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Publication numberUS6842479 B2
Publication typeGrant
Application numberUS 09/992,094
Publication dateJan 11, 2005
Filing dateNov 5, 2001
Priority dateOct 2, 1998
Fee statusPaid
Also published asCN1192504C, CN1323465A, CN1551522A, CN100385817C, DE69928822D1, DE69928822T2, DE69935263D1, EP1118165A2, EP1118165B1, EP1392000A1, EP1392000B1, US6363104, US20020051485, WO2000021208A2, WO2000021208A3
Publication number09992094, 992094, US 6842479 B2, US 6842479B2, US-B2-6842479, US6842479 B2, US6842479B2
InventorsGregory E. Bottomley
Original AssigneeEricsson Inc.
Export CitationBiBTeX, EndNote, RefMan
External Links: USPTO, USPTO Assignment, Espacenet
Method and apparatus for interference cancellation in a rake receiver
US 6842479 B2
Systems and methods for despreading received spread spectrum signals are described. Despreading can be performed using both channel estimates and impairment correlation estimates. Techniques for selecting delays of interest are also described, along with a despreading mechanism which saves power by operating only on delays of interest.
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1. A sliding correlator comprising:
a delay line having a plurality of delay elements for delaying a stream of data samples input thereto;
a plurality of remove chip units, each associated with an output of one of said plurality of delay elements, for removing chips from said delayed data samples;
an adder for receiving outputs from said plurality of remove chip units and adding said outputs together; and
an inhibit unit for selectively enabling at least one of said plurality of remove chip units and said adder.
2. The sliding correlator of claim 1, wherein said delay line is a circular buffer.
3. The sliding correlator of claim 1, wherein said inhibit unit operates to enable said at least one of said plurality of remove chip units and said adder only for delays of interest.
4. The sliding correlator of claim 1, wherein said inhibit unit selectively enables and disables said plurality of remove chip units and said adder together.

This is a division of application Ser. No. 09/165,647, filed Oct. 2, 1998.


Wireless communications is expanding at a phenomenal rate, as more radio spectrum becomes available for commercial use and as cellular phones become commonplace. For example, in the United States, wireless phone service is offered both in the cellular (800 MHz) and PCS (1900 MHz) bands.

In addition, there is currently an evolution from analog communications to digital communications. Speech is represented by a series of bits, which are modulated and transmitted from a base station to a phone. The phone demodulates the received waveform to recover the bits, which are then converted back into speech. There is also a growing demand for data services, such as e-mail and Internet access, which require digital communications.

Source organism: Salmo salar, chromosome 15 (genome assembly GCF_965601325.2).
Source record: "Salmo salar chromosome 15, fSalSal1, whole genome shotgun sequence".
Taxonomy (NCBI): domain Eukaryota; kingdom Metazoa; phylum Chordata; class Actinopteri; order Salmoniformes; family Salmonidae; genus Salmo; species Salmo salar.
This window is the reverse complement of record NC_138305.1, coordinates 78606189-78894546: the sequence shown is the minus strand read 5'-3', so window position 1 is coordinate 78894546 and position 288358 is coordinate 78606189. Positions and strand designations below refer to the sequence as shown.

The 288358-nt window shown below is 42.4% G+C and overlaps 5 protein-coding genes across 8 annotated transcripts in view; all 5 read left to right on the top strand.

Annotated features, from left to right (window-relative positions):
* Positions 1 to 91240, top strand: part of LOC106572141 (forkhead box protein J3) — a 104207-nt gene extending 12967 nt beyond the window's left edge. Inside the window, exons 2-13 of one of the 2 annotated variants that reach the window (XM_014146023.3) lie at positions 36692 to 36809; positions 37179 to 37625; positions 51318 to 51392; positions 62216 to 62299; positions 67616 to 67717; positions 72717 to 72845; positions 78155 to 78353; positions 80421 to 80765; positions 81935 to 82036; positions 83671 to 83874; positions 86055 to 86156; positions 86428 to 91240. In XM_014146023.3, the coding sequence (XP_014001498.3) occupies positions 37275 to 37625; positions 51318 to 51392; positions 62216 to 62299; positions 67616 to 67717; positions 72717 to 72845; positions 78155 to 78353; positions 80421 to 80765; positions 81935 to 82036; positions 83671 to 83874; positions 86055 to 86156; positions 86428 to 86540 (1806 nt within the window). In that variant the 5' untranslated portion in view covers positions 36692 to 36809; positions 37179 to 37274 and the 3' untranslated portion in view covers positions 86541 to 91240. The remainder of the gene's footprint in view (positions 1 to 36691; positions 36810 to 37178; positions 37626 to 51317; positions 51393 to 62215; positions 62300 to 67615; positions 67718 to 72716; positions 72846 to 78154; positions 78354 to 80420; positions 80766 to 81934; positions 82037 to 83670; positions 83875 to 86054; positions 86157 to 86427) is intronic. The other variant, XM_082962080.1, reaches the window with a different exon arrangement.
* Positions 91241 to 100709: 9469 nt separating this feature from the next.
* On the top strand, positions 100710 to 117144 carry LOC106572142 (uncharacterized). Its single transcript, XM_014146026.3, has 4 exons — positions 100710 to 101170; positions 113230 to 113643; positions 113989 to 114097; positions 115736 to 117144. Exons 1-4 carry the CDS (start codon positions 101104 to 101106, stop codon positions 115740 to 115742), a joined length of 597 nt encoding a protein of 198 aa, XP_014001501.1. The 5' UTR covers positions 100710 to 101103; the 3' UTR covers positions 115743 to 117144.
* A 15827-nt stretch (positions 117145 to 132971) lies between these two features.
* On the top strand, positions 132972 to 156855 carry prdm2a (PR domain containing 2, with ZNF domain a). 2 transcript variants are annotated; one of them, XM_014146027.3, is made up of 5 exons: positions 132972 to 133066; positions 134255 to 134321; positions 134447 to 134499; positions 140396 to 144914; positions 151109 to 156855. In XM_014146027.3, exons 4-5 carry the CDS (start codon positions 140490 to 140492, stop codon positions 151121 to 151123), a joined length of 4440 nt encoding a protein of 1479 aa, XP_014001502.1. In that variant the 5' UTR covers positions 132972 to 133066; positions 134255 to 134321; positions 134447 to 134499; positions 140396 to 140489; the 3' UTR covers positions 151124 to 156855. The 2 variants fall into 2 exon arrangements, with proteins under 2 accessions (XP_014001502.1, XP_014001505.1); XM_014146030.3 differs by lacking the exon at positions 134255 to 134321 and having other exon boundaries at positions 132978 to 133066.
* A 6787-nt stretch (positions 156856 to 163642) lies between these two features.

There are many types of digital communications systems. Traditionally, frequency-division-multiple-access (FDMA) is used to divide the spectrum up into a plurality of radio channels corresponding to different carrier frequencies. These carriers may be further divided into time slots, referred to as time-division-multiple-access (TDMA), as is done in the D-AMPS, PDC, and GSM digital cellular systems. Alternatively, if the radio channel is wide enough, multiple users can use the same channel using spread spectrum techniques and code-division-multiple-access (CDMA).

Direct-sequence (DS) spread-spectrum modulation is commonly used in CDMA systems, in which each information symbol is represented by a number of “chips.” Representing one symbol by many chips gives rise to “spreading,” as the latter typically requires more bandwidth to transmit. The sequence of chips is referred to as the spreading code or signature sequence. At the receiver, the received signal is despread using a despreading code, which is typically the conjugate of the spreading code. IS-95 and J-STD-008 are examples of DS CDMA standards.

With DS CDMA systems, coherent Rake reception is commonly used. The received signal is despread by correlating to the chip sequence, and the despread value is weighted by the conjugate of a channel coefficient estimate, removing the phase rotation of the channel and weighting the amplitude to indicate a soft or confidence value. When multipath propagation is present, the amplitude can vary dramatically. Multipath propagation can also lead to time dispersion, which causes multiple, resolvable echoes of the signal to be received. Correlators are aligned with the different echoes. Once the despread values have been weighted, they are summed. This weighting and summing operation is commonly referred to as Rake combining.